Advertising

Saturday, June 24, 2006 - Page updated at 12:00 AM

E-mail article     Print

Corrected version

Sidekick 3 is better than ever, but still needs more

Seattle Times technology reporter

T-Mobile Sidekick 3


Applications: Phone, Web browser, SMS, MMS, e-mail, instant messaging, address book, calendar, to-do, notes, music player, camera, games, catalog.

Display: Flip screen, 240 x 160 pixels

Keyboard: 5-row Qwerty, dedicated number row

Navigation: Uses trackball

Battery: Lithium ion

Memory: 64MB SDRAM, has MiniSD slot that supports up to 2GB card

Operating system: Danger OS v. 30.0; Java compatible

Size: 130 x 59 x 21.8 mm

Weight: 6.7 oz.

Source: T-Mobile USA

Unlike movies, where a sequel can be a huge flop, the latest version of the Sidekick could be a blockbuster.

For those who don't know, the T-Mobile Sidekick — considered "A list" for its celebrity cachet — is a cellphone with style. You grab it with two-hands, pop up the swivel screen and use the full keyboard to type e-mail, browse the Web or send text messages.

The T-Mobile Sidekick 3 is an improvement on what has been an already good thing. The new version maintains the features that made it popular, and new components make it more comparable to higher-end devices on the market today.

The first things to grab my attention were the integration of Bluetooth for a wireless headset and the addition of an MP3 player and a 1.3 megapixel camera with flash. I also noticed that it has a faster internal processor and a quicker network connection (using the higher-speed wireless EDGE network) to make downloads speedier and Internet browsing faster.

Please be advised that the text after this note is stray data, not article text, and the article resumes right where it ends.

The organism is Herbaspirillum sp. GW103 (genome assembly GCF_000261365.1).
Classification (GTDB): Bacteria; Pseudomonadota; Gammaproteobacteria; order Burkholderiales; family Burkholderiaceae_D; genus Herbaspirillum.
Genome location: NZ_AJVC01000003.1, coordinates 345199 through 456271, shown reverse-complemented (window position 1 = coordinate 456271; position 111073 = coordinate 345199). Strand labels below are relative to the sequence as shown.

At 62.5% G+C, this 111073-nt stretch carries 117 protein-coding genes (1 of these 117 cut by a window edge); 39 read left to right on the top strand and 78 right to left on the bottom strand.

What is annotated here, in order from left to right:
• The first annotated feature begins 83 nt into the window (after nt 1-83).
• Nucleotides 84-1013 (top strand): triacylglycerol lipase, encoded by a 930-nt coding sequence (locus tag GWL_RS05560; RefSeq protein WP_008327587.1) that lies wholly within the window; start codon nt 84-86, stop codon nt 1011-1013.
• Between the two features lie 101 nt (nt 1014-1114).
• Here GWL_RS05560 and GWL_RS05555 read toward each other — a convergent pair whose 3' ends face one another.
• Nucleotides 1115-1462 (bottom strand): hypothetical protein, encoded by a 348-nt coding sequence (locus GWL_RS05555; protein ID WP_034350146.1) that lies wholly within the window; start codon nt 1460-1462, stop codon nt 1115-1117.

The engineers also added a Mini-SD card slot to add more memory capacity, which is mandatory, given the MP3 player and higher-end camera. The device comes with 64-megabyte card, but it's upgradeable to 2 gigabytes, which can hold a sizable music collection.

The Sidekick 3 is developed by Palo Alto, Calif.-based Danger. Unlike the stodgy, suit-and-tie BlackBerry from Research in Motion, the Sidekick is hip. It's priced at $300 with a two-year contract; $350 with a one-year contract and $400 if you prefer to pay as you go. For $20 a month, in addition to whatever voice plan you choose, you can get unlimited instant messaging, e-mail, text messaging and Web browsing.

At those prices, it can be significantly cheaper than a corporate device. It will be available Wednesday for current T-Mobile USA subscribers and launches more widely July 10.

Besides style and cost, the Sidekick may also be easier to use. And it definitely doesn't look like a Microsoft Windows Mobile-powered device. For example, the welcome screen features cartoon icons for each activity — e-mail, phone calls, Web browsing or text messaging.

The phone function is illustrated by a man wearing a jersey and a black jacket standing next to a stylishly hip woman; the music player looks like a 3-D picture of a car stereo reaching out of the phone; the e-mail icon is two simple white envelopes.

With functions clearly illustrated, there's no way to misinterpret what you are doing. Yes, using more advanced functions that aren't illustrated may take awhile the first time, but by the second go-around, you are a professional.